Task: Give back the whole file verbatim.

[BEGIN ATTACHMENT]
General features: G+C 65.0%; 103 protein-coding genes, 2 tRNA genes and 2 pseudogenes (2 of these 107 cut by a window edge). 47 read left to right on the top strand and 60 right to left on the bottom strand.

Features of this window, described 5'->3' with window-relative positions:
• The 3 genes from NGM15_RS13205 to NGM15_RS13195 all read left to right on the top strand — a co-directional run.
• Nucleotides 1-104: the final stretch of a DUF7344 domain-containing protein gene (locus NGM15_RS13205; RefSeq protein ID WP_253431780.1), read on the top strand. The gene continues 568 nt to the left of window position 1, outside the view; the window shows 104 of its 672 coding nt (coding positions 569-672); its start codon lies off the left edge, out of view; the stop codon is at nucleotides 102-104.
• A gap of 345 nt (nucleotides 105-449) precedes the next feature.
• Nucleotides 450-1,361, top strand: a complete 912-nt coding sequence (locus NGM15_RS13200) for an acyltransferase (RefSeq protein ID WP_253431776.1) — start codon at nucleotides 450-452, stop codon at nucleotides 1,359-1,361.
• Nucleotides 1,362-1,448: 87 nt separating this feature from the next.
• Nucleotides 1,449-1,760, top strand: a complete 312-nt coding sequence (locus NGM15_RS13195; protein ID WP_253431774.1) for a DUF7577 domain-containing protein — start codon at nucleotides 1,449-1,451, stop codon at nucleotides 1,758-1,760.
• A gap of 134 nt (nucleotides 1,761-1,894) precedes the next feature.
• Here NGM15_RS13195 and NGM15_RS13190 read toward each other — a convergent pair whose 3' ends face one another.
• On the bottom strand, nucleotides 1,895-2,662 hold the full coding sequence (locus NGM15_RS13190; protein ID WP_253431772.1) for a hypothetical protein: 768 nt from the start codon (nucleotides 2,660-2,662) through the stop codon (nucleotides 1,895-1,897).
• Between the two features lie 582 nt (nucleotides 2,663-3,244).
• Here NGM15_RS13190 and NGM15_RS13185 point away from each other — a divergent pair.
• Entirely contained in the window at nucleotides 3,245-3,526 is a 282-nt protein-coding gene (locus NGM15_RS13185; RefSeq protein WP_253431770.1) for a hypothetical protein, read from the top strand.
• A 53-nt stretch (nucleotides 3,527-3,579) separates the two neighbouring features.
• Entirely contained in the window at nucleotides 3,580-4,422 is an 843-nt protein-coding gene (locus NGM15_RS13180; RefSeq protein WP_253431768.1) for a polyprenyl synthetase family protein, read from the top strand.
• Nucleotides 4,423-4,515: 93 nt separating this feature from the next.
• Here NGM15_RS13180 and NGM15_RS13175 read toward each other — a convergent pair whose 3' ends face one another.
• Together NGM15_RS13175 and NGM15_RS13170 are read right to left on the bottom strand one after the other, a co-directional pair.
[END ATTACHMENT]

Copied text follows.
General features: G+C 65.0%; 103 protein-coding genes, 2 tRNA genes and 2 pseudogenes (2 of these 107 cut by a window edge). 47 read left to right on the top strand and 60 right to left on the bottom strand.

Features of this window, described 5'->3' with window-relative positions:
• The 3 genes from NGM15_RS13205 to NGM15_RS13195 all read left to right on the top strand — a co-directional run.
• Nucleotides 1-104: the final stretch of a DUF7344 domain-containing protein gene (locus NGM15_RS13205; RefSeq protein ID WP_253431780.1), read on the top strand. The gene continues 568 nt to the left of window position 1, outside the view; the window shows 104 of its 672 coding nt (coding positions 569-672); its start codon lies off the left edge, out of view; the stop codon is at nucleotides 102-104.
• A gap of 345 nt (nucleotides 105-449) precedes the next feature.
• Nucleotides 450-1,361, top strand: a complete 912-nt coding sequence (locus NGM15_RS13200) for an acyltransferase (RefSeq protein ID WP_253431776.1) — start codon at nucleotides 450-452, stop codon at nucleotides 1,359-1,361.
• Nucleotides 1,362-1,448: 87 nt separating this feature from the next.
• Nucleotides 1,449-1,760, top strand: a complete 312-nt coding sequence (locus NGM15_RS13195; protein ID WP_253431774.1) for a DUF7577 domain-containing protein — start codon at nucleotides 1,449-1,451, stop codon at nucleotides 1,758-1,760.
• A gap of 134 nt (nucleotides 1,761-1,894) precedes the next feature.
• Here NGM15_RS13195 and NGM15_RS13190 read toward each other — a convergent pair whose 3' ends face one another.
• On the bottom strand, nucleotides 1,895-2,662 hold the full coding sequence (locus NGM15_RS13190; protein ID WP_253431772.1) for a hypothetical protein: 768 nt from the start codon (nucleotides 2,660-2,662) through the stop codon (nucleotides 1,895-1,897).
• Between the two features lie 582 nt (nucleotides 2,663-3,244).
• Here NGM15_RS13190 and NGM15_RS13185 point away from each other — a divergent pair.
• Entirely contained in the window at nucleotides 3,245-3,526 is a 282-nt protein-coding gene (locus NGM15_RS13185; RefSeq protein WP_253431770.1) for a hypothetical protein, read from the top strand.
• A 53-nt stretch (nucleotides 3,527-3,579) separates the two neighbouring features.
• Entirely contained in the window at nucleotides 3,580-4,422 is an 843-nt protein-coding gene (locus NGM15_RS13180; RefSeq protein WP_253431768.1) for a polyprenyl synthetase family protein, read from the top strand.
• Nucleotides 4,423-4,515: 93 nt separating this feature from the next.
• Here NGM15_RS13180 and NGM15_RS13175 read toward each other — a convergent pair whose 3' ends face one another.
• Together NGM15_RS13175 and NGM15_RS13170 are read right to left on the bottom strand one after the other, a co-directional pair.